A number of studies have found that high school students across the country rank low in international math knowledge. In fact, the National Assessment of Educational Progress finds that more than a third of those tested possess below basic math aptitude. More than 20 percent of college freshmen were found to require remedial mathematics coursework, and 46 percent of high school graduates who enter Washington's two-year colleges directly after high school need to take pre-college math before they are ready for credit math courses. Even more alarming, a student who passes the math portion of the Washington Assessment of Student Learning (WASL) does not necessarily have the skills needed to handle college level math courses.
The national Transition Mathematics Project (TMP) was designed to help students gain the knowledge and skills needed to move successfully from high school to college math coursework and ultimately into the global workforce.
In 2006, Shoreline Community College and the Shoreline School District received a one-year Transition Math Project grant from the State Board for Community and Technical Colleges (SBCTC) and the Bill and Melinda Gates Foundation that is renewable for up to three years to help high school students move successfully from high school to college math coursework.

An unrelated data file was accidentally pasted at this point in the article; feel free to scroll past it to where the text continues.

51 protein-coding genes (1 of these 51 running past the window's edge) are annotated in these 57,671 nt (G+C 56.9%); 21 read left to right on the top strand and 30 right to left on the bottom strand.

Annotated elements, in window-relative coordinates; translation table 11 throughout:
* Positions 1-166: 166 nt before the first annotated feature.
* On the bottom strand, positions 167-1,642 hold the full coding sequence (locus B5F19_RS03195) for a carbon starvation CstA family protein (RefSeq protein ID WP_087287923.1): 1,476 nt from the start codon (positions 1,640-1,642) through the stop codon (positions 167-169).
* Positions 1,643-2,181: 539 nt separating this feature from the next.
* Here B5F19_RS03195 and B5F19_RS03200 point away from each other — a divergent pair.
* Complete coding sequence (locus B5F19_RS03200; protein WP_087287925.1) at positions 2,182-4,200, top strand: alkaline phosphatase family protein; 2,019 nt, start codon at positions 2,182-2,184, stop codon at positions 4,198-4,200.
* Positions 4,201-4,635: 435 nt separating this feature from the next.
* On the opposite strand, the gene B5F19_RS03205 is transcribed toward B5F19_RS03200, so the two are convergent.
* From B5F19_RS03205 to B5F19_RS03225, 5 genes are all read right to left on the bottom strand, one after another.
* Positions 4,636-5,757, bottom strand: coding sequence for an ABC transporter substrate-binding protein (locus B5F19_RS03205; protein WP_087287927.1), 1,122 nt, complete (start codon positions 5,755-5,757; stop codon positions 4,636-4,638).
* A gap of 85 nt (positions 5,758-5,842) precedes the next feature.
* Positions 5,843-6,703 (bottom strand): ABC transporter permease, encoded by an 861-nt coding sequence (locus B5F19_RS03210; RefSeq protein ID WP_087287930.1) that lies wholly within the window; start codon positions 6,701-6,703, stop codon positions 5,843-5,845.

The grant provides for the coordination of SCC’s developmental math courses and the high school math courses with the new state readiness standards.
SCC math instructor, Nirmala Savage and Shorecrest High School teacher, Marilyn Leverson are co-directors of the Shoreline Transition Math Project. Now in the second year of the grant, the team is working to compare high school and college courses with the College Readiness Standards so that the gaps can be addressed and transitions can be smoother.
The grant also provided funding for the Social and Economic Science Research Center at Washington State University to track how well high school students from the Shoreline School District transitioned to college coursework at Shoreline. They looked at the relationship between high school math courses taken and grades received, and how well students performed on college math placement tests and subsequent classes at Shoreline.
Findings will be available early in 2008 and once the analysis is studied, the issues will be addressed. These findings will be posted online at www.transitionmathproject.org/standards. Ultimately, the study’s impact will be to improve preparation for college-level work. The desired results are still several years out as new curricula are designed, put into place, and completed by students who then graduate from high school with increased skills.
A team of mathematics instructors at Shoreline have already developed a new course for students at SCC, called Mathematics Success Strategies, Math 081, which students take concurrently with beginning algebra. The class is available fall, winter and spring quarters.
At Shorecrest High School, teachers are teaching related units as modules in their regular math classes. Shoreline faculty and Shorecrest teachers worked together to identify the important elements of Mathematics Success Strategies.
Other activities of Shoreline’s Transition Math Project grant include student outreach efforts and the use of Agile Mind software in Shorecrest math classes.